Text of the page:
Virtual reality was on everyone’s mind at the DICE Summit. Digi-Capital, the tech advisory firm, projects VR will be a $30 billion industry by 2020. Just about everybody asks me how I think the pending launches of the Oculus Rift and HTC Vive VR headsets will go.
OK, I’m cheating on this part, as Nvidia’s boss didn’t appear at the event. But I interviewed him about the company’s earnings during the show. Jen-Hsun Huang, chief executive of Nvidia, said in an interview with GamesBeat that he isn’t sure how much a lift VR will deliver for the graphics chip business and the PC business.
“It can’t help but help our business,” he said. “When it happens, it’s going to be a bonus. But it’s uncertain.”
On investing in games
Dan Fiden, chief strategy officer at China’s FunPlus, told me that conventional wisdom is that the mobile game gold rush is over.
“And I’m not afraid to disagree with conventional wisdom,” he said, as he unveiled a $50 million game fund with a focus on mobile and other platforms.
Fiden added, “I started making games and investing in games because I love playing games. I think it’s going to be a great art form and business for the next 30 years. I would like to invest in a great video game more than I would like to invest in a ride-sharing app. I know more about video games.”
Del Toro had harsh words for the money people when he appeared on stage with his friend Kojima, who recently left Konami and the Metal Gear series he created after a dispute with the publisher.
“Games are only limited by the bastards with money,” Del Toro said. “I think it’s a pity. It is a marriage that happens in every big industry. The storytellers look ahead to see what they can discover, and the money people look back to see what is a safe route. There is a tension there.”
As for the “bastards” comment, Kojima said later, “He’s absolutely right.” Del Toro added, “I’m sure the money people think I’m a bastard.”
On diversity in gaming
The Academy of Interactive Arts & Sciences and Intel launched an effort to improve diversity in games. A year earlier, the International Game Developers Association and Intel said they wanted to double the number of women in gaming.
Women are about 48 percent of gamers. But Mike Gallagher, chief executive of the Entertainment Software Association, and several other speakers noted that just 22 percent of industry jobs today are held by women. This isn’t bad, considering other tech fields have dramatically lower percentages, he said, but it isn’t good enough, Gallagher added. He noted that 31 percent of students enrolled in the 180 schools in the Higher Education Video Game Alliance are women.
“So we have 31 percent more that are coming,” Gallagher said. “That’s helpful. It’s nowhere near that for engineering. When you look at most other major universities, they’re operating around 15 percent, 16 percent. So I see the pipeline looks much brighter when it comes to the diversity issues of today.”
“It seems that our audience is far more diverse than the industry or the characters in our games. We’re way behind our audience when it comes to diversity,” said Rhianna Pratchett, writer of Rise of the Tomb Raider and another speaker at the DICE Summit. “I think the industry is slowly getting the message. I’d like the industry to realize that the message isn’t just about women, though. It’s not about, ‘Just put women in games!’ Racial minorities in games, different ages in games, sexual orientations, diversity of thought — there’s so much more to diversity than just putting women in it. I’d like the industry to embrace that.”
On giving gamers control
As noted in our interview, all of Warren Spector’s games over the past few decades have been about “emergent gameplay,” which give players choices so that they can solve problems in their own way. Spector has been religious about this view, which contrasts to the tastes of game writers such as Amy Hennig, creator of the Uncharted series, where games more often follow a single path with a cinematic, movie-like structure.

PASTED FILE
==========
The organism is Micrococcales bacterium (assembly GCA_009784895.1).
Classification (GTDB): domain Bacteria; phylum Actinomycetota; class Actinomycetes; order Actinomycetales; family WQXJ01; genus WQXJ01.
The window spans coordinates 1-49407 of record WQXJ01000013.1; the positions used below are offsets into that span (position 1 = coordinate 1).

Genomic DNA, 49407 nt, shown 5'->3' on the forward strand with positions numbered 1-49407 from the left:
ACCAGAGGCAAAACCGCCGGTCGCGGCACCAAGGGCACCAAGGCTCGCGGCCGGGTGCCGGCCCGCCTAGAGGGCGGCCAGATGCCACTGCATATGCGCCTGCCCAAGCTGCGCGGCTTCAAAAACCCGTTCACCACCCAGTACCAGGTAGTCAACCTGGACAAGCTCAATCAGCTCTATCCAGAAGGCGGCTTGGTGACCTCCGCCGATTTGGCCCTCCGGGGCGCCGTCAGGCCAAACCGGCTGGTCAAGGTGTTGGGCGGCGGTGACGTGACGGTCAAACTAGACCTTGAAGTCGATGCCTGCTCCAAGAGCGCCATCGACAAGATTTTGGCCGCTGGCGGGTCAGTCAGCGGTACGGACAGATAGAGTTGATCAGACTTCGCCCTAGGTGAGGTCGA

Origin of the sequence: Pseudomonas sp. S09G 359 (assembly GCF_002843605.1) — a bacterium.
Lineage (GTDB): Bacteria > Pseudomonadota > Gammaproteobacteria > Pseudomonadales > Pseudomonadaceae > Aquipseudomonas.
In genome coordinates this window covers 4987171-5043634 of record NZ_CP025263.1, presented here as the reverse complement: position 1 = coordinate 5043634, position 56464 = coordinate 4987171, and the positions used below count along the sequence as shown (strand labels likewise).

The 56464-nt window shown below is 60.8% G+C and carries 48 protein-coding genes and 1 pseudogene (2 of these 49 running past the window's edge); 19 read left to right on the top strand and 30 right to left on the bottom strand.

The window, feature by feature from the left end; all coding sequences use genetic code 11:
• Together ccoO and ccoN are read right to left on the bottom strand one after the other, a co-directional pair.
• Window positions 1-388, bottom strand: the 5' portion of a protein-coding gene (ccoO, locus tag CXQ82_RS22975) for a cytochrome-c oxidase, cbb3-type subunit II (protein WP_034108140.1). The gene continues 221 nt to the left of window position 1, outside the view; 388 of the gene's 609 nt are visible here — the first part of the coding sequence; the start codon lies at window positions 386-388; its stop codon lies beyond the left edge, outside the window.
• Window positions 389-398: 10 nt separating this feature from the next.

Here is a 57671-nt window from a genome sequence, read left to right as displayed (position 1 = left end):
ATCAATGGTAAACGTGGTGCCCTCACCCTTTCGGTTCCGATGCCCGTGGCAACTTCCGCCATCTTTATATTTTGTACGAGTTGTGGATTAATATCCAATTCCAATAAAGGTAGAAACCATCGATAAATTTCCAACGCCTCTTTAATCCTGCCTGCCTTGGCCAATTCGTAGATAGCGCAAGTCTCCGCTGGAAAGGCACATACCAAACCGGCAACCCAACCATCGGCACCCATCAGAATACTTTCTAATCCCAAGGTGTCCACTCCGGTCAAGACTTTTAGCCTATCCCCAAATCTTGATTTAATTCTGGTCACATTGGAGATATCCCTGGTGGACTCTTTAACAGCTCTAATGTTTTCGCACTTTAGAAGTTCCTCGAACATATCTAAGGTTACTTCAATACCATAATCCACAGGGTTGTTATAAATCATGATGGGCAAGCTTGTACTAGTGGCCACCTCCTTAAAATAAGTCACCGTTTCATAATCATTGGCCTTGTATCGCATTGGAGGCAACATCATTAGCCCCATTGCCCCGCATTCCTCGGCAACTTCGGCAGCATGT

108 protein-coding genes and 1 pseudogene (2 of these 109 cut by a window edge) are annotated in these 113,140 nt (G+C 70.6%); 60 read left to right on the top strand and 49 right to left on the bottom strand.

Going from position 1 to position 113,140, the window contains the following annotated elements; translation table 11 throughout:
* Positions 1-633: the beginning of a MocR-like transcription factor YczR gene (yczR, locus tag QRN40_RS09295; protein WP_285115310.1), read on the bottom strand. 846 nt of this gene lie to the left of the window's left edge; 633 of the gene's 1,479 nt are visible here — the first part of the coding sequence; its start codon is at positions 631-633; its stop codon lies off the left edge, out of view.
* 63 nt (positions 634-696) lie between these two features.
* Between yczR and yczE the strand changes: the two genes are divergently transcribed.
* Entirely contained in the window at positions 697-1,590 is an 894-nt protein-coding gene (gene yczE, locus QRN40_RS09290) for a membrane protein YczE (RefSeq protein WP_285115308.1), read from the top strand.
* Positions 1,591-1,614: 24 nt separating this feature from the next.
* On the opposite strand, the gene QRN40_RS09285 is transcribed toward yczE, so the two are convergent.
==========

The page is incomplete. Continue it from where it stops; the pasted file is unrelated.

“Here’s the pathetic thing about myself. It’s not a deep, dark secret, but the pathetic thing about my career is I’ve spent the entire, what is it, 32 or 33 years doing nothing but trying to re-create the feeling I had in 1978 when I first played Dungeons & Dragons. It wasn’t someone telling me a story. I was working with my friends to tell our story,” he said. “Bruce was my dungeon master. Obviously he was a terrific storyteller, but he also knew that we were storytellers too. That’s been my mission. One thing I tell my students all the time is that you need a mission. You need to know what you stand for. What are the things you won’t compromise on? Everything I’ve worked on, it’s all about the same thing, all the way up to Epic Mickey. A lot of people didn’t see it there, but they’re all about players showing off how clever and creative they are and telling their stories. That’s all I’ve ever done. That’s all I’m interested in doing as a game developer. I just want to do it a little better every time.”
On one-hit wonders and portfolio strategies
Niccolo De Masi likes to take a lot of swings to get a home run. His rivals at Supercell and Machine Zone are much more focused, and launch a lot fewer games.
In an interview, he said, “Supercell has obviously done a great job, at least up until their latest launch. We haven’t heard or seen from them since. It’s hard to produce one every year. On average, I like to joke, gaming is like men’s tennis. If you’re in the top 20 seeds you can be dangerous in the final. You can have a $500 million game or win Wimbledon if you’re in the top 20. It’s not like women’s tennis, where Steffi Graf won every year she played.”
He added, “Reversion to the mean is a powerful phenomenon. It’s still in Glu’s favor. It’s a lot less likely that King or Supercell will produce another $500 million game than it is that Glu will get its first. Our biggest game is $100 million or $200 million, not $500 million. A $500 million game for Glu would be a real needle-mover. For King, because of Ricardo’s tremendous success — King was half the size of Glu in 2011. Now it’s a $2 billion juggernaut. A $500 million game only keeps the catalog flat, if they’re lucky.”